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// Baby Step Lab
// Author: Roie R. Black
// Date: April 4, 2016
// Class: COSC1315

#include <iostream>
#include <fstream>
using namespace std;

int main()
{
    cout << "Baby Step Lab" << endl;

    ofstream outf;
    return 0;
}

This code will run exactly as before. The critical point is that it will run!. Do you know what we just did? If not, figure that out!

Next Change

The next change will actually create a file, but it will not have anything in it:

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// Baby Step Lab
// Author: Roie R. Black
// Date: April 4, 2016
// Class: COSC1315

#include <iostream>
#include <fstream>
using namespace std;

int main()
{
    cout << "Baby Step Lab" << endl;

    ofstream outf;
    outf.open("test.txt");
    outf.close();
    return 0;
}

When we create an actual file, we ask our file “object” to open up a file on your system disk, and we give it a name. Make sure the name includes a “file extension” like .txt so the operating system can tell what kind of file this is.

This code will open up a file, put nothing in it, and close it. When the program ends, you should see that file on your system.

Warning

Where some tools, like Visual Studio, hide your file is something you need to figure out!

Output a Number

Once we know we can create the file, let’s stuff a number in it!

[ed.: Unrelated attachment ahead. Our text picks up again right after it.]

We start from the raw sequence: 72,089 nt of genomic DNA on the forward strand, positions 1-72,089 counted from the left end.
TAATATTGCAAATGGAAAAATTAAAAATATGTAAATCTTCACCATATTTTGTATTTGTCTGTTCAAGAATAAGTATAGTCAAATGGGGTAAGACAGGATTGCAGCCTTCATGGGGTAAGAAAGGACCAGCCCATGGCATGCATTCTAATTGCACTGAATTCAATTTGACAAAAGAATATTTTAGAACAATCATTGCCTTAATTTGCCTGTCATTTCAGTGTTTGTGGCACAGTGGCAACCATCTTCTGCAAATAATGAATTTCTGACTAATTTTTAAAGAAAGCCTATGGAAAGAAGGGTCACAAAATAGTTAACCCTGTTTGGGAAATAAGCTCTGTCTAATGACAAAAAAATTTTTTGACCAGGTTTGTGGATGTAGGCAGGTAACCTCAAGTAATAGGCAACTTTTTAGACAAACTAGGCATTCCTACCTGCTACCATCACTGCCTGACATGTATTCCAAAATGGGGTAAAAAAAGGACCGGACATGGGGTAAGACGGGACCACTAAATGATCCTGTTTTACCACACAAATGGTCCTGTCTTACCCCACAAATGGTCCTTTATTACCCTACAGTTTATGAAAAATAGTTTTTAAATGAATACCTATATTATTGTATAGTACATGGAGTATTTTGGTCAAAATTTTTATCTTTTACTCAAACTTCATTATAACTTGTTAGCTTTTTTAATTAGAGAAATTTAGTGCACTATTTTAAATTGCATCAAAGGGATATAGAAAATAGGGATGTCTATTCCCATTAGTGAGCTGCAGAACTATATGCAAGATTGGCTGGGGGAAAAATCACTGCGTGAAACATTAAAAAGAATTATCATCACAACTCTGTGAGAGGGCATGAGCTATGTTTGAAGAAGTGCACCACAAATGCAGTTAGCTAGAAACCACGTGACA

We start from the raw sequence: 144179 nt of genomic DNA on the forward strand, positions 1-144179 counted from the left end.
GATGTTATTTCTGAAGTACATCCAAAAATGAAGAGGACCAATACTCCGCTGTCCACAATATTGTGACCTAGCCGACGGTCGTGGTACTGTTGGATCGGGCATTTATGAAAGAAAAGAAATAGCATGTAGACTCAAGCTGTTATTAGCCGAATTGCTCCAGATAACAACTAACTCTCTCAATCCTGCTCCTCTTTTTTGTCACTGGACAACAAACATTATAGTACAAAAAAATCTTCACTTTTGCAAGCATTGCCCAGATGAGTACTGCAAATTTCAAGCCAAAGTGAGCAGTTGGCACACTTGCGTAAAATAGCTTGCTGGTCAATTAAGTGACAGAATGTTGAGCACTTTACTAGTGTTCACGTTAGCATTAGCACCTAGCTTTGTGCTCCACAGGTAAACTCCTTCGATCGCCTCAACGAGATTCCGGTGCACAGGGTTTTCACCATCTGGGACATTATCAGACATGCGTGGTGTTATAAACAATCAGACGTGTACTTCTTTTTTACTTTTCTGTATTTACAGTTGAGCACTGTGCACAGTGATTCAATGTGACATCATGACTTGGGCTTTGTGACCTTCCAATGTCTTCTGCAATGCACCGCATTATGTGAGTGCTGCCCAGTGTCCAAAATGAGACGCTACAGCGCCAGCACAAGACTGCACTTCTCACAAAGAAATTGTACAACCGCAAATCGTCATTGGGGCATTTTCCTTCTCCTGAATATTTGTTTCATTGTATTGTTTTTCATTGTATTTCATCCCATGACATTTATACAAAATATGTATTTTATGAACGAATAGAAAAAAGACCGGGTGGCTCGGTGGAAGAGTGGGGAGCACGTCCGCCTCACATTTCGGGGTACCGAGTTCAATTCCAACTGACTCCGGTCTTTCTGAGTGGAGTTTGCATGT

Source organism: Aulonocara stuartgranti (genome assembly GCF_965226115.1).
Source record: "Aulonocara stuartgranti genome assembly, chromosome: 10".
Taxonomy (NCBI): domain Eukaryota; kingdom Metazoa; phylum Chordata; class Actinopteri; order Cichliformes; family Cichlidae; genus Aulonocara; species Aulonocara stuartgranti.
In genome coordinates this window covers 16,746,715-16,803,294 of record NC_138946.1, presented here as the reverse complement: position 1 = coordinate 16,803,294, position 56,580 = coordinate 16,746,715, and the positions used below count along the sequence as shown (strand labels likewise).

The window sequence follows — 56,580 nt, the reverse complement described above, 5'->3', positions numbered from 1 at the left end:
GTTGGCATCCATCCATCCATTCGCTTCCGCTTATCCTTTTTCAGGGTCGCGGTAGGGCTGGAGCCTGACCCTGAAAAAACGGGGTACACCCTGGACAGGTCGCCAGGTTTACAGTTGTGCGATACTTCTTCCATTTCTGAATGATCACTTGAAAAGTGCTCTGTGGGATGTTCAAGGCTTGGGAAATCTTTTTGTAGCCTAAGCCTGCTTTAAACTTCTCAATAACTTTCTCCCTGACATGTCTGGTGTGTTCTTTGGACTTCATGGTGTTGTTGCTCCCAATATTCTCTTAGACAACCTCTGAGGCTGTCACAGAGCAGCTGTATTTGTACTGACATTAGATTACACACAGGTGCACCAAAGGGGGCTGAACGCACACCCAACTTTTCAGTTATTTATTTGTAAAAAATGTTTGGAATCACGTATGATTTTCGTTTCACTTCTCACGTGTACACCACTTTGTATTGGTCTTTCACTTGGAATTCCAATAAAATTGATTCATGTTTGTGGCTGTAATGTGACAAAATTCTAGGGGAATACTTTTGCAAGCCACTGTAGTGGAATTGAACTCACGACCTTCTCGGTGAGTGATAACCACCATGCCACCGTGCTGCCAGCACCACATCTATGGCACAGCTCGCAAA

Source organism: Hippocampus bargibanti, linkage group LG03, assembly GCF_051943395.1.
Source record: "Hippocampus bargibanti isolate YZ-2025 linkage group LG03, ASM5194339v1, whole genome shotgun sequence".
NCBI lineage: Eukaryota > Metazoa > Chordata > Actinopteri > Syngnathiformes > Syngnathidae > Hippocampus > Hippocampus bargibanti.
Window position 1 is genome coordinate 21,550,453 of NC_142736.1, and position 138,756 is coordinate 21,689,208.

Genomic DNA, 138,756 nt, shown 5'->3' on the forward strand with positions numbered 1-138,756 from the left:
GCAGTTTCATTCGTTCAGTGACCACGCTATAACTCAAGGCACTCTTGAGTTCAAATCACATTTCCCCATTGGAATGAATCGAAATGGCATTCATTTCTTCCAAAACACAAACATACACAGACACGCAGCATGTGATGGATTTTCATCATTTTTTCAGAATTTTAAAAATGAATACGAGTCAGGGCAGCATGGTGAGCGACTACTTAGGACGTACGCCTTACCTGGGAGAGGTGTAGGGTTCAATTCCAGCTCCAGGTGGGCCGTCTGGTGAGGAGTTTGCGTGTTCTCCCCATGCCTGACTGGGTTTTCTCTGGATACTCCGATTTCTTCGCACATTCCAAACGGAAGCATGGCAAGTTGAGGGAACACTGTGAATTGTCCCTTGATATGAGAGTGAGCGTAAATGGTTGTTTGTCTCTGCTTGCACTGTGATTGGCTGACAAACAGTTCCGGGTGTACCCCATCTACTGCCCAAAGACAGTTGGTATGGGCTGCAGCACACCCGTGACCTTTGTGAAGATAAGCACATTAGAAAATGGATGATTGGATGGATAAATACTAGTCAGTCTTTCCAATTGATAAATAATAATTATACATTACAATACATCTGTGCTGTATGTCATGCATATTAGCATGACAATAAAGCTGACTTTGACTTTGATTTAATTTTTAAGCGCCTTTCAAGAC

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// Baby Step Lab
// Author: Roie R. Black
// Date: April 4, 2016
// Class: COSC1315

#include <iostream>
#include <fstream>
using namespace std;

int main()
{
    cout << "Baby Step Lab" << endl;

    ofstream outf;
    outf.open("test.txt");
    int data = 1234;
    outf << data << endl;
    outf.close();
    return 0;
}

Check to see that this number really made it into the file before you move on!

Get a User Number

Next, and this will be our last step, let’s ask the user for the number to output:

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// Baby Step Lab
// Author: Roie R. Black
// Date: April 4, 2016
// Class: COSC1315

#include <iostream>
#include <fstream>
using namespace std;

int main()
{
    cout << "Baby Step Lab" << endl;

    ofstream outf;
    outf.open("test.txt");
    int data = 1234;
    cout << "Enter a number: ";
    cin >> data;
    outf << data << endl;
    outf.close();
    return 0;
}

That is enough of a demonstration to show you how this works. One of you should remember this example, we did exactly this in my office when your code did not work.

One Last Thing

Do not fall in love with your code. Be willing to throw the whole thing away if it gets out of control. There is another saying in the programming world:

Plan on throwing one away, you will anyway!

I wrote a huge Python program for my Master’s Degree in Computer Science at Texas State, I threw the code away three times. It was version four that I was happy enough with to use for my research project!

You learn something by getting stuck. Remember how you got here, and find a better way to get things done in your next version.

I am a firm believer that your entire experience with programming will be much more rewarding if you follow this simple approach. As odd as it may seem, you may actually get things done quicker, since you spend far less time puzzling over why nothing works!

The best way to speed up, is to slow down!

As an incentive to try this out, I am going to post an assignment for you to work on until the end of the term. Check the next link.